Originally published October 6 2014
Homeless man who caused Ebola panic in Dallas now captured and quarantined
by J. D. Heyes
(NaturalNews) Here at Natural News, we have often sounded the alarm against what we perceive to be unconstitutional overreaches of power, especially when those overreaches occur during an emergency. The U.S. government, the Constitution notwithstanding, is no different from any other in the history of man or that currently exists: When it feels threatened, or when it can seize upon the fears of the people, it will become authoritarian.
So it is with the burgeoning Ebola outbreak in America: Dallas, where the first Ebola patient and his family have now been quarantined, has become ground zero for panic over the disease and a government's overzealous response to it.
Officials there have now forced a homeless man, Michael Lively, into quarantine against his will after he became the first patient to ride in an ambulance that was used to carry Ebola victim Thomas Eric Duncan to Presbyterian Hospital in the Big D. Duncan, you may recall, brought the disease back from West Africa, where he is from.
Health authorities say the quarantine is justified, because it is possible that Lively might have come into contact with some of Duncan's infected body fluids during the ride. Lively, who was under observation at the time, wandered off a couple of days ago, triggering a frantic search. He was eventually located by Dallas Police and placed in a psychiatric ward at Parkland Hospital while authorities seek a court order to hold him there indefinitely, and against his will if need be, Britain's Daily Mail reported.
'Zero chance' he spread infection
Police had been monitoring Lively the previous day, before he slipped away; they want to quarantine him now so they can monitor his temperature and ensure that he does not develop fever, which is an early symptom of Ebola infection. That said, public health officials in Dallas say they believe there is "zero chance" that Lively managed to spread Ebola to anyone else -- that is, if he is even infected.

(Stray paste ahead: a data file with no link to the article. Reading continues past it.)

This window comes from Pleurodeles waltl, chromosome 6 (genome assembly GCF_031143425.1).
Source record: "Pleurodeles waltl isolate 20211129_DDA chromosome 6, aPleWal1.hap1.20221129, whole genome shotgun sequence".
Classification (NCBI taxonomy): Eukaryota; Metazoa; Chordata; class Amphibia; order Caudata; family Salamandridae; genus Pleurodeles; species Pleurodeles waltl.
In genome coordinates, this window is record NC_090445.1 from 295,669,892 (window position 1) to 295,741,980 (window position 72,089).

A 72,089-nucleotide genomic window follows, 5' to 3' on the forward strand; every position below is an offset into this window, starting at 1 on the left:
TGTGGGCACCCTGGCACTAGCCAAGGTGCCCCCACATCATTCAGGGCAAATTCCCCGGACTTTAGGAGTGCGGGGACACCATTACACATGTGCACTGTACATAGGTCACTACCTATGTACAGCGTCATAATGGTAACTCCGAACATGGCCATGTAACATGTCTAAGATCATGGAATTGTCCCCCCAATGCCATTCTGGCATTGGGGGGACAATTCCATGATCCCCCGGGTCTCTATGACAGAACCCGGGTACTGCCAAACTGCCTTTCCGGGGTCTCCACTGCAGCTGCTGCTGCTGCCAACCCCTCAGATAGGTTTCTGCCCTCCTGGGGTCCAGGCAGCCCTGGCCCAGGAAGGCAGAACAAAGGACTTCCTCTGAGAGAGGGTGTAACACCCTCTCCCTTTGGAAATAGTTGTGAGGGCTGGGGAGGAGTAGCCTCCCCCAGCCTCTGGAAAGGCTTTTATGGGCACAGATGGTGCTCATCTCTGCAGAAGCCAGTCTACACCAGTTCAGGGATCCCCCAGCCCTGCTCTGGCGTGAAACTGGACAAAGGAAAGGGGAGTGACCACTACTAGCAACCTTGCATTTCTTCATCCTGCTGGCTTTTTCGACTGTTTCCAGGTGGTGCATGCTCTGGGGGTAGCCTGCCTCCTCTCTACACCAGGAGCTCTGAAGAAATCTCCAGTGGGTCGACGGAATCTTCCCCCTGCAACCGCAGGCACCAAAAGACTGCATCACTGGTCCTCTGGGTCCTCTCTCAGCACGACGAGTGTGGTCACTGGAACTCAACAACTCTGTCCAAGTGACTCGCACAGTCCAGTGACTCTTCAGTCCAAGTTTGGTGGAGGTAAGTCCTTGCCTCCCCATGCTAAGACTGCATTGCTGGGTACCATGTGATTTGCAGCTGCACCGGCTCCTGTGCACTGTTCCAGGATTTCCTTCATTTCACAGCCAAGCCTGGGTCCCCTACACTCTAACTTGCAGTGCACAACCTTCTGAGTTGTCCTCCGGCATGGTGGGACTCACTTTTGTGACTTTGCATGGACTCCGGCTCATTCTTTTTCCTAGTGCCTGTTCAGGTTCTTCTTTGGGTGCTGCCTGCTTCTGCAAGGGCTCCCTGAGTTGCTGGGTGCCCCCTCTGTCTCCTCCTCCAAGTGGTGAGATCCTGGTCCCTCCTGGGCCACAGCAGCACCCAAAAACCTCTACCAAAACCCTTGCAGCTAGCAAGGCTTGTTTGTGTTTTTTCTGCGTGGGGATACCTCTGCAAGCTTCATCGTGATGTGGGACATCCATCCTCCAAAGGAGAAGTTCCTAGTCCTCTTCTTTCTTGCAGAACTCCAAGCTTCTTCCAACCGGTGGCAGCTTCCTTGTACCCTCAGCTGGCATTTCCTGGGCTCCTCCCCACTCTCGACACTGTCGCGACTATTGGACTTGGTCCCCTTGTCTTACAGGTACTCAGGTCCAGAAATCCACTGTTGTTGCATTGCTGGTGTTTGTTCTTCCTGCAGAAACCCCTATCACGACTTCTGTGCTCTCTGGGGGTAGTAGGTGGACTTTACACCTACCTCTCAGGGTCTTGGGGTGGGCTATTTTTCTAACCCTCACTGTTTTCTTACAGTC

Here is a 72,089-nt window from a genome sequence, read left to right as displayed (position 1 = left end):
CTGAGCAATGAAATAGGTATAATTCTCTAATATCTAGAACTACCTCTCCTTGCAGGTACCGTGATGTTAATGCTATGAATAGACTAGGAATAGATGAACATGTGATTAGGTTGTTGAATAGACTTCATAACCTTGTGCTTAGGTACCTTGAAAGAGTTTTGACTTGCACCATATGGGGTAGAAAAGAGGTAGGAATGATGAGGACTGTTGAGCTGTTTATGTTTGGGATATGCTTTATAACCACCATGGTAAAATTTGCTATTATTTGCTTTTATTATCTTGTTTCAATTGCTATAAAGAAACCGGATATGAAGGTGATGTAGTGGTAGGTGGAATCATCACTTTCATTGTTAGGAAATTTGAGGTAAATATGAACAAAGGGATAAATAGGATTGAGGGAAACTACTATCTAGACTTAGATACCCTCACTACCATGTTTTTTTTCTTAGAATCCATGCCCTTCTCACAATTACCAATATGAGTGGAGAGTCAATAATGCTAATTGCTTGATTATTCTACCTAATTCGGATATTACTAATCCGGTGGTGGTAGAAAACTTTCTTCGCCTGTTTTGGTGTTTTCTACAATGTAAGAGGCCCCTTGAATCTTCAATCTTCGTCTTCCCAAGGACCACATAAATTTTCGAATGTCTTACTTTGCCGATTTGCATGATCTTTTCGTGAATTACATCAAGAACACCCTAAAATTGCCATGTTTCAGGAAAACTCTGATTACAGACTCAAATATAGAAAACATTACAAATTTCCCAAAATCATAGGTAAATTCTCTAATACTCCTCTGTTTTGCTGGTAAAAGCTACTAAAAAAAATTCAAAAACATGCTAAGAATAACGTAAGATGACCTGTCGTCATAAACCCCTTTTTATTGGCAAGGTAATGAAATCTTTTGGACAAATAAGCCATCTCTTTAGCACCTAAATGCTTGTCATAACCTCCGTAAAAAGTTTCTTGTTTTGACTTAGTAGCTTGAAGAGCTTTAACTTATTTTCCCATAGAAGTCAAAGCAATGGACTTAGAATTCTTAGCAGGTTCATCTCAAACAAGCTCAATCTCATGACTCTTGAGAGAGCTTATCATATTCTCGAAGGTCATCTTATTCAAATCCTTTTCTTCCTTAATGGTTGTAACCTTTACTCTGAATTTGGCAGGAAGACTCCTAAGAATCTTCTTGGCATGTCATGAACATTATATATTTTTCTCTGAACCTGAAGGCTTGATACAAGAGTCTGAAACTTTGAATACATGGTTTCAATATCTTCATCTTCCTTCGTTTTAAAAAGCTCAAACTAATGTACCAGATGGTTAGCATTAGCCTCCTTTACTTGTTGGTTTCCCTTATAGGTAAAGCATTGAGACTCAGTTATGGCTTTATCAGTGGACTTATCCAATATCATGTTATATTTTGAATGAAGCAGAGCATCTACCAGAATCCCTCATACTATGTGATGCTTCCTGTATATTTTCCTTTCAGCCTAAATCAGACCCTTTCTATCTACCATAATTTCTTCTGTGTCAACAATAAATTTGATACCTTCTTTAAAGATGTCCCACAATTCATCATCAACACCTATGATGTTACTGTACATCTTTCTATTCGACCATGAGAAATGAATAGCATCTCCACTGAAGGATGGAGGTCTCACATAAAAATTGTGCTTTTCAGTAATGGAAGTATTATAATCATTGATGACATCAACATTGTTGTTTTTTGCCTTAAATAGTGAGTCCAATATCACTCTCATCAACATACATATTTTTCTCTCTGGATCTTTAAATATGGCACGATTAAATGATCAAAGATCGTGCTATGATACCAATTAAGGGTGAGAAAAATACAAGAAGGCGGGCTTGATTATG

Meanwhile, Dr. Thomas Frieden, director of the Centers for Disease Control and Prevention, sought to reassure a nervous public during a recent press conference. He said his agency is currently monitoring 48 people in Dallas because they, too, may have come in contact with Duncan after he became contagious with the disease.
The Daily Mail reported further:
Ebola can manifest in a patient any time up to 21 days after exposure. A patient is not contagious until symptoms begin to emerge.
Lively is rated as 'low risk' for infection by authorities, but officials were still desperate to monitor him.
"There's no doubt that we can stop Ebola in this country," Frieden said during his Oct. 5 press conference. Then again, this is a man who has said that restricting travel from West Africa until the disease is controlled would "backfire" and make Americans "more likely to be exposed."
'10 are considered to be at high risk'
Officials say they are concerned about Lively (and others in the Dallas area), because Ebola is transmitted by contact with the body fluids of an infected person. Duncan, when he was taken to Presbyterian, was reportedly sweating heavily and vomiting.
Prior to his departure from Liberia to the U.S., Duncan reportedly carried a pregnant woman with Ebola to her home; she later died there, U.S. officials have said.
"Four days after the Ebola diagnosis," the Daily Mail reported, "Duncan's girlfriend revealed that his sweat-stained sheets were still on his bed and that no one from the CDC or health department had been by to collect his belongings. It was not until [days later] that a cleaning crew finally arrived to remove the infectious items and clean the apartment."
Of the 48 people under observation and thought to be at risk of becoming infected with Ebola, just 10 are considered "high risk," Freiden said. Three of the 10 are family members whom Duncan stayed with in an apartment in Dallas; seven are healthcare workers who came in contact with him when he was contagious.
To learn more about how to prepare for a potential Ebola crisis here in the U.S., be sure to check out:
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